Whistler’s Indigenous people had, and still have, a deep connection to the land. They saw everything as one and believed that all creations were connected, from plants and animals to people. They saw each other as the caretakers of the land, which becomes quite apparent when you start looking through their culture. They did not claim ownership but rather saw themselves as simple stewards. 

Their history is deeply connected to lakes, rivers, and mountains. Their traditions were also tied to the earth, trying to obtain harmony and balance while avoiding causing further distress. They were careful with the resources and population to prevent depletion. You can find lots of cultural exhibits at the Squamish Lil’wat Cultural Centre, where you can see totem poles, canoes, regalia, and other exhibits showcasing the deep connection they had with the environment.

whistler's indigenous storytelling culture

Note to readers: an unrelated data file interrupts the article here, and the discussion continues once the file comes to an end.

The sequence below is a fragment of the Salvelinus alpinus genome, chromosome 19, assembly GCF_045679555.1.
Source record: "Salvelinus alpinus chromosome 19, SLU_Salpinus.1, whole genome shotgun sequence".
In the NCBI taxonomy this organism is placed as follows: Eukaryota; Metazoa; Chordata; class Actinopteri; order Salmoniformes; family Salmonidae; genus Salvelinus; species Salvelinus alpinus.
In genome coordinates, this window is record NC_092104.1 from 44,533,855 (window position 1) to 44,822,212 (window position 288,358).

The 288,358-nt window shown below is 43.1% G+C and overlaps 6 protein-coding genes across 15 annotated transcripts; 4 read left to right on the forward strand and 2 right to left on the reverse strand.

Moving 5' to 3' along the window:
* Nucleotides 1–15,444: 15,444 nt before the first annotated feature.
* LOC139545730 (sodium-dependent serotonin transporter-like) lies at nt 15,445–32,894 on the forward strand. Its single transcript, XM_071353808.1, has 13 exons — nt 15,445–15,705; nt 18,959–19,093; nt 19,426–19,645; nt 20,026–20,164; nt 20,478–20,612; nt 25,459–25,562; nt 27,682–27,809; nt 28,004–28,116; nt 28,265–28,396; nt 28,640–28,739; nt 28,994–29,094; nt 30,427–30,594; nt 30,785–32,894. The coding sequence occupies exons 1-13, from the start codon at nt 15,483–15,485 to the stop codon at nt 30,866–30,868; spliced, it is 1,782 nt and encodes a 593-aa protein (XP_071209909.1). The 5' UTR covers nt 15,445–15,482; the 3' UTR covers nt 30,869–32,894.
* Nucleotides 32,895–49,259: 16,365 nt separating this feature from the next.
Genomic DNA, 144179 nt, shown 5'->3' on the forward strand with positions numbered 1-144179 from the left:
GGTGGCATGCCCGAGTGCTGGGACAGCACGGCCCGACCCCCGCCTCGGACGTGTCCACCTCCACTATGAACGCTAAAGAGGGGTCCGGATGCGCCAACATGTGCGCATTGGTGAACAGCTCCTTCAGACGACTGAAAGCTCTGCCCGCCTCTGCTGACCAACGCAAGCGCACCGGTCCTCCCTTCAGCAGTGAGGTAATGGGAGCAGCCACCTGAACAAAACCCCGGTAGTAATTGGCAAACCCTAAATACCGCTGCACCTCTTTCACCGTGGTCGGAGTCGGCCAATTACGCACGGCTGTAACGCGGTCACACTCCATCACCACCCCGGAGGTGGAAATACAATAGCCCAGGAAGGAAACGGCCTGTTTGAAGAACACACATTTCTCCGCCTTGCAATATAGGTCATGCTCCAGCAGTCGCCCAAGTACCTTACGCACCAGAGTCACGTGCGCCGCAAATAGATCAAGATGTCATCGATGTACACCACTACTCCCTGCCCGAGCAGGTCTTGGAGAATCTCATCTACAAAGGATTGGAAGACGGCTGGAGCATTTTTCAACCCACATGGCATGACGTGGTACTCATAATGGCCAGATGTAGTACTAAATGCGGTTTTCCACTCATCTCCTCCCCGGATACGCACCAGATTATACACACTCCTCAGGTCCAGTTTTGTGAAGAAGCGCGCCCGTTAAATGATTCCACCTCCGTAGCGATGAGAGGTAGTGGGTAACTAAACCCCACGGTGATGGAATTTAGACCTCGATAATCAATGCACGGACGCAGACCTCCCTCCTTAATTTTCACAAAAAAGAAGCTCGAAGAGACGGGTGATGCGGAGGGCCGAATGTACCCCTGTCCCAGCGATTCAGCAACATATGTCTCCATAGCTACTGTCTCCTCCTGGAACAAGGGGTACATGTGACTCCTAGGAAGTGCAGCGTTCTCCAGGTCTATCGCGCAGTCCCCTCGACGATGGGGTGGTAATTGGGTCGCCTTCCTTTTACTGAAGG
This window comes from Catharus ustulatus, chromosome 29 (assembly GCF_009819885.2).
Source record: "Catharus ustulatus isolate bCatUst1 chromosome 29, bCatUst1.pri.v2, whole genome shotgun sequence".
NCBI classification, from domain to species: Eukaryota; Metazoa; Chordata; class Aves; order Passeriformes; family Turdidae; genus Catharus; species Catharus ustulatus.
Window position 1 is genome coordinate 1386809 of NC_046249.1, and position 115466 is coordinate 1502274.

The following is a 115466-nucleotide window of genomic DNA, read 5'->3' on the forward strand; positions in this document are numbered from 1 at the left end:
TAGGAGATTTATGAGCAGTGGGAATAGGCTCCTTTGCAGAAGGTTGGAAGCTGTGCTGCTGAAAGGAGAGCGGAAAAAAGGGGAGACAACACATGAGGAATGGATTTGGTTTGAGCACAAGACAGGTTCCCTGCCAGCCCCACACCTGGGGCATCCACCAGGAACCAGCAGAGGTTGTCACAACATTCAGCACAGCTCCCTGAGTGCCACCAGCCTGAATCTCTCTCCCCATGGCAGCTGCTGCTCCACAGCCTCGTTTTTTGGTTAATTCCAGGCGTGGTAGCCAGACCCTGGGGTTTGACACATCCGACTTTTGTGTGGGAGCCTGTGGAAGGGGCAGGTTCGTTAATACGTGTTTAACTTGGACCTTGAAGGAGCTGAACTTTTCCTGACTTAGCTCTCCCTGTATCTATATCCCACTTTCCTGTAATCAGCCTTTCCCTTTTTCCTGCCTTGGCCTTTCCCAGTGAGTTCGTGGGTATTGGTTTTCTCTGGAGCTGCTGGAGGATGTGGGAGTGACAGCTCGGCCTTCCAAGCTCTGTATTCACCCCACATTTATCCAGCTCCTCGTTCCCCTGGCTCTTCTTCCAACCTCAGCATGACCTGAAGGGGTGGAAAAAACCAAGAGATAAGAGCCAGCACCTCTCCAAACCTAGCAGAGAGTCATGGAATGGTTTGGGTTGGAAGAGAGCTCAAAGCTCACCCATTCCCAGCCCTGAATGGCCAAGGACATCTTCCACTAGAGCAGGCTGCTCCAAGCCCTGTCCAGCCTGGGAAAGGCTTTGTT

photo cred: SLCC (https://slcc.ca/)

The Role of Storytellers

Storytellers were the historians of Whistlers’ Indigenous community. Both the Lil’wat and Squamish nations had their own stories to tell based on important events – stories that would eventually be passed down from generation to generation. Aside from true stories, they also had several legends and myths so that they could teach values and morals to their young ones. 

In Whistler, storytellers were chosen and trained by the people of the community. While both Lil’wat and Squamish nations had their own ways of telling stories, they all agreed on something common: repetition was key.